An elderly man succumbed to brain injuries from a Potrero Hill collision last week, the medical examiner confirmed Friday.
The driver of a sedan struck Jesus Ocampo on Nov. 2 around 8:45 a.m., leaving him with a critical brain injury on 16th and De Haro streets. He was transported to the nearby Zuckerberg San Francisco General Hospital.
Police did not arrest the driver, described as a 39-year-old man.
But by Friday, he succumbed to his injuries, Bay City News reports. He was 77 years old.
“We grieve yet another life lost to traffic violence,” said Jodie Medeiros, executive director of pedestrian advocacy group Walk San Francisco. “We hold the loved ones of the victim close in our thoughts.”
Ocampo marks the 26th person to die in a traffic-related incident in 2019 so far, by SF Weekly‘s count. This surpasses the 23 deaths in all of 2018, slipping further away from San Francisco’s Vision Zero goals.
He was also hit just two days after 69-year-old Pilsoo Seong was killed by a driver in the Mission District on Halloween.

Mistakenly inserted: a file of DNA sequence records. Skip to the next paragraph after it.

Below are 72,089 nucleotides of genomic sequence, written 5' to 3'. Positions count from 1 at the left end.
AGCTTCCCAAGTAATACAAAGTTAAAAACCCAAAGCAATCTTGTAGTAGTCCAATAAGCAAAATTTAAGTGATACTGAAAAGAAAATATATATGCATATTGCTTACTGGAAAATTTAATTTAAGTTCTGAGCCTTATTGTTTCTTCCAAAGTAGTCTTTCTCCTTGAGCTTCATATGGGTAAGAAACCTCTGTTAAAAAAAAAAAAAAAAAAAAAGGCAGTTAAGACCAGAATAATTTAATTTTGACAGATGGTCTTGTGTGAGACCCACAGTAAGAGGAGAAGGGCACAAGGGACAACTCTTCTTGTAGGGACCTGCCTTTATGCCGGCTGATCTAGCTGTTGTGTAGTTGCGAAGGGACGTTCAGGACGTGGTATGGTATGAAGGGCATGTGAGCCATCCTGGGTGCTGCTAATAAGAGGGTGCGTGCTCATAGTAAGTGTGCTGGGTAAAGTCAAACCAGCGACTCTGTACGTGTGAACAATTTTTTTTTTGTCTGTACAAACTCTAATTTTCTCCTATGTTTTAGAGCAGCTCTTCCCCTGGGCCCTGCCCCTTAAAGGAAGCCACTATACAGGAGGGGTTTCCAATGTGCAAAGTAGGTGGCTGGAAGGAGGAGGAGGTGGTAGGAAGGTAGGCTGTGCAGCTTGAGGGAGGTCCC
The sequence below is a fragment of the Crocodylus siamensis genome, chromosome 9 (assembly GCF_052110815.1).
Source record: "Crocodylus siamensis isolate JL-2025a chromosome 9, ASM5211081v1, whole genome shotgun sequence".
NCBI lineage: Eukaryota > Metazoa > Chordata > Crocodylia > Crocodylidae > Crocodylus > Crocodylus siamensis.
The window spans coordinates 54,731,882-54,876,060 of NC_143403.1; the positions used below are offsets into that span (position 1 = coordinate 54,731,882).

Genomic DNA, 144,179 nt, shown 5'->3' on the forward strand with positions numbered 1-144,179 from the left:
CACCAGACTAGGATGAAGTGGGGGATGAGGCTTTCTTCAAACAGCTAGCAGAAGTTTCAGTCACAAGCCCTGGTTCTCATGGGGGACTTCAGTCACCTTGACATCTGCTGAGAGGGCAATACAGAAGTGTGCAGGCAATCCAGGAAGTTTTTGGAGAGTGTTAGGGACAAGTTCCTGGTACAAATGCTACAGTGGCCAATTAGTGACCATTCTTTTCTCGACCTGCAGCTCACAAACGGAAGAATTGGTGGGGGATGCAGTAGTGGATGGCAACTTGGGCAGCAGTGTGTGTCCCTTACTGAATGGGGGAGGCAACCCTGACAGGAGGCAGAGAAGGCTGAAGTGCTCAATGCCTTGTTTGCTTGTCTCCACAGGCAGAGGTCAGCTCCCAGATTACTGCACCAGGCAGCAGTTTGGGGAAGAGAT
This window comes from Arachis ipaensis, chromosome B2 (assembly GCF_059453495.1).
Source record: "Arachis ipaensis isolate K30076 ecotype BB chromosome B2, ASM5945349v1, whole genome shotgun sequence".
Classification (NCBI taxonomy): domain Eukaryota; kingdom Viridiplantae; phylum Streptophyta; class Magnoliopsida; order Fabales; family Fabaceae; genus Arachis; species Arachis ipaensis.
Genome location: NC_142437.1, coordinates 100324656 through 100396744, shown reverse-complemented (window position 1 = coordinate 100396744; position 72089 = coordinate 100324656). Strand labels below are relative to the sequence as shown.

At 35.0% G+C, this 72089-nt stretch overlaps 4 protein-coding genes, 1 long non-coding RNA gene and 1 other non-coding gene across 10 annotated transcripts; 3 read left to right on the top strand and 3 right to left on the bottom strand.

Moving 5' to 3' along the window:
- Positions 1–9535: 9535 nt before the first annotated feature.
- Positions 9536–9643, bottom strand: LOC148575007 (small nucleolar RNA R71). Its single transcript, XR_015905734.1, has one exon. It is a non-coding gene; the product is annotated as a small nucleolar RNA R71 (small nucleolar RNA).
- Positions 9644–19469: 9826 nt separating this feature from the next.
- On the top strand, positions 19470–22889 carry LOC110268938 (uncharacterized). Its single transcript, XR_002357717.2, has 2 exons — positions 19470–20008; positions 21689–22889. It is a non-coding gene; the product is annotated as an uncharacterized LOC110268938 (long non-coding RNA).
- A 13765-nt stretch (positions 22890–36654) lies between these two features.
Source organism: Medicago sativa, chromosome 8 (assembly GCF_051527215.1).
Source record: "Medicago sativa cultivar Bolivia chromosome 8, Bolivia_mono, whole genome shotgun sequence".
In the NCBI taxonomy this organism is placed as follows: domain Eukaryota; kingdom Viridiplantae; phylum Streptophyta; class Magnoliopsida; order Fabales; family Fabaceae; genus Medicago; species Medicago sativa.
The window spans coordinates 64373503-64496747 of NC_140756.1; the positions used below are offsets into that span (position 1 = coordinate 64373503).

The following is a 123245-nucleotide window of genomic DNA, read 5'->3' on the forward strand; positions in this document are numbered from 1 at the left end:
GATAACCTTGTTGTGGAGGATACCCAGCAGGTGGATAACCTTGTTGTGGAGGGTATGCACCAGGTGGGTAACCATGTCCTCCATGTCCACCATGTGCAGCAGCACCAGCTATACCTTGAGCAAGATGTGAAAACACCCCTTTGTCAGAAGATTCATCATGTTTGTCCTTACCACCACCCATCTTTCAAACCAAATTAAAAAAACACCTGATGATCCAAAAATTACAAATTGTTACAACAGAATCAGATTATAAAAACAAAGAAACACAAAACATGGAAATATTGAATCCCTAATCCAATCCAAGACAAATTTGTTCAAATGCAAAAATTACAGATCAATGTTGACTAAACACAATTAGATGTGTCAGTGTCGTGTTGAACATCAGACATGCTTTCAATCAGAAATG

While Ocampo was fighting to survive, the Board of Supervisors unanimously approved a resolution to declare a state of emergency for pedestrian and cyclist fatalities. Ocampo marks the 17th death that fits under that category.
The resolution urges, though not forces, the San Francisco Municipal Transportation Agency to prioritize street safety improvements. This includes doubling the number of red-light cameras, re-timing traffic lights, letting pedestrians cross an intersection in all directions (known as a scramble) and extending the sidewalk (known as bulb-outs).
Earlier this year, the SFMTA began a “quick build” program to immediately implement 15 projects, like painting traffic signs, through 2020 and has completed several so far.
“It’s clear we have a public health crisis happening on our streets today in terms of traffic safety,” said Medeiros. “Having the entire Board of Supervisors officially recognize this earlier this week was huge. Now we’ll be making sure they take action that’s commensurate to the crisis.”